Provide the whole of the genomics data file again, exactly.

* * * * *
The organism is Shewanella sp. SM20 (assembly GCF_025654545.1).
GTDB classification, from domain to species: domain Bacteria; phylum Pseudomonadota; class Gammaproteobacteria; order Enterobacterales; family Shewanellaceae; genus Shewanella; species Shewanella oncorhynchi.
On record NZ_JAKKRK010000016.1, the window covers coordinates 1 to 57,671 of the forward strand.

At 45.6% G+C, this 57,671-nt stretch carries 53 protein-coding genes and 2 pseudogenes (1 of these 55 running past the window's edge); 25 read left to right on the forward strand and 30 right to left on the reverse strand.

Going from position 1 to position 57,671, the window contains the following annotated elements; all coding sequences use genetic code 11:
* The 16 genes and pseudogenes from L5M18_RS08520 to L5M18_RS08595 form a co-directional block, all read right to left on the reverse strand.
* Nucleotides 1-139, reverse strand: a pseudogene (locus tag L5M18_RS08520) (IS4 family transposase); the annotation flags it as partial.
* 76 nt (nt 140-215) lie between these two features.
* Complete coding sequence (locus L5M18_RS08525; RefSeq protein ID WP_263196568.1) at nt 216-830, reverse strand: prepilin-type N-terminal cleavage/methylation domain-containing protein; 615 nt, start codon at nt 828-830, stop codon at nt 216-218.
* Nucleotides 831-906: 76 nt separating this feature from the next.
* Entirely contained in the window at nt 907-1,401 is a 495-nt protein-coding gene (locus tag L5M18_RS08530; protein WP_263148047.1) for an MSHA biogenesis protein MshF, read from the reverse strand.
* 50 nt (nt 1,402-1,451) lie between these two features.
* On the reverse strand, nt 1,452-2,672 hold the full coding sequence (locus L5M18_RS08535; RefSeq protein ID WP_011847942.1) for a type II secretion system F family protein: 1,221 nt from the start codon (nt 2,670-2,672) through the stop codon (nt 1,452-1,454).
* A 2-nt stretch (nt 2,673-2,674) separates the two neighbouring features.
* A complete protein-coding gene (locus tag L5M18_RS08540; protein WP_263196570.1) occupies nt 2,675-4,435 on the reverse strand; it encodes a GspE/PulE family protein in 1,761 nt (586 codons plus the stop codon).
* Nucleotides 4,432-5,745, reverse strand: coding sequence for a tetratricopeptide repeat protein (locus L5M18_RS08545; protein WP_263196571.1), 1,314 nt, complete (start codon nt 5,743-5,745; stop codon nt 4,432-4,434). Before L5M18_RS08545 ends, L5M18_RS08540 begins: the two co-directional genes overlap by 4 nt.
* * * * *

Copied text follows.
The organism is Shewanella sp. SM20 (assembly GCF_025654545.1).
GTDB classification, from domain to species: domain Bacteria; phylum Pseudomonadota; class Gammaproteobacteria; order Enterobacterales; family Shewanellaceae; genus Shewanella; species Shewanella oncorhynchi.
On record NZ_JAKKRK010000016.1, the window covers coordinates 1 to 57,671 of the forward strand.

At 45.6% G+C, this 57,671-nt stretch carries 53 protein-coding genes and 2 pseudogenes (1 of these 55 running past the window's edge); 25 read left to right on the forward strand and 30 right to left on the reverse strand.

Going from position 1 to position 57,671, the window contains the following annotated elements; all coding sequences use genetic code 11:
* The 16 genes and pseudogenes from L5M18_RS08520 to L5M18_RS08595 form a co-directional block, all read right to left on the reverse strand.
* Nucleotides 1-139, reverse strand: a pseudogene (locus tag L5M18_RS08520) (IS4 family transposase); the annotation flags it as partial.
* 76 nt (nt 140-215) lie between these two features.
* Complete coding sequence (locus L5M18_RS08525; RefSeq protein ID WP_263196568.1) at nt 216-830, reverse strand: prepilin-type N-terminal cleavage/methylation domain-containing protein; 615 nt, start codon at nt 828-830, stop codon at nt 216-218.
* Nucleotides 831-906: 76 nt separating this feature from the next.
* Entirely contained in the window at nt 907-1,401 is a 495-nt protein-coding gene (locus tag L5M18_RS08530; protein WP_263148047.1) for an MSHA biogenesis protein MshF, read from the reverse strand.
* 50 nt (nt 1,402-1,451) lie between these two features.
* On the reverse strand, nt 1,452-2,672 hold the full coding sequence (locus L5M18_RS08535; RefSeq protein ID WP_011847942.1) for a type II secretion system F family protein: 1,221 nt from the start codon (nt 2,670-2,672) through the stop codon (nt 1,452-1,454).
* A 2-nt stretch (nt 2,673-2,674) separates the two neighbouring features.
* A complete protein-coding gene (locus tag L5M18_RS08540; protein WP_263196570.1) occupies nt 2,675-4,435 on the reverse strand; it encodes a GspE/PulE family protein in 1,761 nt (586 codons plus the stop codon).
* Nucleotides 4,432-5,745, reverse strand: coding sequence for a tetratricopeptide repeat protein (locus L5M18_RS08545; protein WP_263196571.1), 1,314 nt, complete (start codon nt 5,743-5,745; stop codon nt 4,432-4,434). Before L5M18_RS08545 ends, L5M18_RS08540 begins: the two co-directional genes overlap by 4 nt.